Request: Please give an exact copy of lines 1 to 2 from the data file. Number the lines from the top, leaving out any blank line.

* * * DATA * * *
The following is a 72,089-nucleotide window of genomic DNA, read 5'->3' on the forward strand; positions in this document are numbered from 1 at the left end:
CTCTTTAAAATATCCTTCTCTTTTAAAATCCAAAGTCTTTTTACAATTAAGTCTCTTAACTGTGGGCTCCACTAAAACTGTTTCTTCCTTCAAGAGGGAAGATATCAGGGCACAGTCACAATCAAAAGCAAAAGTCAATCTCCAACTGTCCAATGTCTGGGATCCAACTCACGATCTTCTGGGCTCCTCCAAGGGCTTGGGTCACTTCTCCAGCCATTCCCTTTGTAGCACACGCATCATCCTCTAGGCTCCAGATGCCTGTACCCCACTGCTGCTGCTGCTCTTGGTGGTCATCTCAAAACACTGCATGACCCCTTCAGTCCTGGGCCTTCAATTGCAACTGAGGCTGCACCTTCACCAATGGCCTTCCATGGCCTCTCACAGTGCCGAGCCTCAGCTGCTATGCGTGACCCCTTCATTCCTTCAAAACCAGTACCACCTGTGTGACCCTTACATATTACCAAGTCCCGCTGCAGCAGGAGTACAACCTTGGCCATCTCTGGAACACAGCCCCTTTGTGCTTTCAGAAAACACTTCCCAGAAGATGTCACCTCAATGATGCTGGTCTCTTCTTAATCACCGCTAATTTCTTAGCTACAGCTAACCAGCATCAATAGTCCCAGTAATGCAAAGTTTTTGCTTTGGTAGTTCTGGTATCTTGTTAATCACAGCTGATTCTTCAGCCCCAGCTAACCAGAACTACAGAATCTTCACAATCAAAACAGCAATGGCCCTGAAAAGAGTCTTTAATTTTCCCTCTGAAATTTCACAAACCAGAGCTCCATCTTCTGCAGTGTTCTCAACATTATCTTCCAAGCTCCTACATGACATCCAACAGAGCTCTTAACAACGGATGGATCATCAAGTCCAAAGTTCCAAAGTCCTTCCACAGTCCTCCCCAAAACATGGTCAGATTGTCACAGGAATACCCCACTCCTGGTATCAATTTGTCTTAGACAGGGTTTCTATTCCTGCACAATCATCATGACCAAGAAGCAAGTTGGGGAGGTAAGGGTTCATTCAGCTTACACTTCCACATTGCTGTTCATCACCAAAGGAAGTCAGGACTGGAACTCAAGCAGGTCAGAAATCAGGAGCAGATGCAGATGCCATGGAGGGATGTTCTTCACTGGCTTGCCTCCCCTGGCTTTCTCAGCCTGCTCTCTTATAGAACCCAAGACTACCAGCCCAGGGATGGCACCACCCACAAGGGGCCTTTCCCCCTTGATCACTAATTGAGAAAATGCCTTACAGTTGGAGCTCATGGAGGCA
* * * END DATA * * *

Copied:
The following is a 72,089-nucleotide window of genomic DNA, read 5'->3' on the forward strand; positions in this document are numbered from 1 at the left end:
CTCTTTAAAATATCCTTCTCTTTTAAAATCCAAAGTCTTTTTACAATTAAGTCTCTTAACTGTGGGCTCCACTAAAACTGTTTCTTCCTTCAAGAGGGAAGATATCAGGGCACAGTCACAATCAAAAGCAAAAGTCAATCTCCAACTGTCCAATGTCTGGGATCCAACTCACGATCTTCTGGGCTCCTCCAAGGGCTTGGGTCACTTCTCCAGCCATTCCCTTTGTAGCACACGCATCATCCTCTAGGCTCCAGATGCCTGTACCCCACTGCTGCTGCTGCTCTTGGTGGTCATCTCAAAACACTGCATGACCCCTTCAGTCCTGGGCCTTCAATTGCAACTGAGGCTGCACCTTCACCAATGGCCTTCCATGGCCTCTCACAGTGCCGAGCCTCAGCTGCTATGCGTGACCCCTTCATTCCTTCAAAACCAGTACCACCTGTGTGACCCTTACATATTACCAAGTCCCGCTGCAGCAGGAGTACAACCTTGGCCATCTCTGGAACACAGCCCCTTTGTGCTTTCAGAAAACACTTCCCAGAAGATGTCACCTCAATGATGCTGGTCTCTTCTTAATCACCGCTAATTTCTTAGCTACAGCTAACCAGCATCAATAGTCCCAGTAATGCAAAGTTTTTGCTTTGGTAGTTCTGGTATCTTGTTAATCACAGCTGATTCTTCAGCCCCAGCTAACCAGAACTACAGAATCTTCACAATCAAAACAGCAATGGCCCTGAAAAGAGTCTTTAATTTTCCCTCTGAAATTTCACAAACCAGAGCTCCATCTTCTGCAGTGTTCTCAACATTATCTTCCAAGCTCCTACATGACATCCAACAGAGCTCTTAACAACGGATGGATCATCAAGTCCAAAGTTCCAAAGTCCTTCCACAGTCCTCCCCAAAACATGGTCAGATTGTCACAGGAATACCCCACTCCTGGTATCAATTTGTCTTAGACAGGGTTTCTATTCCTGCACAATCATCATGACCAAGAAGCAAGTTGGGGAGGTAAGGGTTCATTCAGCTTACACTTCCACATTGCTGTTCATCACCAAAGGAAGTCAGGACTGGAACTCAAGCAGGTCAGAAATCAGGAGCAGATGCAGATGCCATGGAGGGATGTTCTTCACTGGCTTGCCTCCCCTGGCTTTCTCAGCCTGCTCTCTTATAGAACCCAAGACTACCAGCCCAGGGATGGCACCACCCACAAGGGGCCTTTCCCCCTTGATCACTAATTGAGAAAATGCCTTACAGTTGGAGCTCATGGAGGCA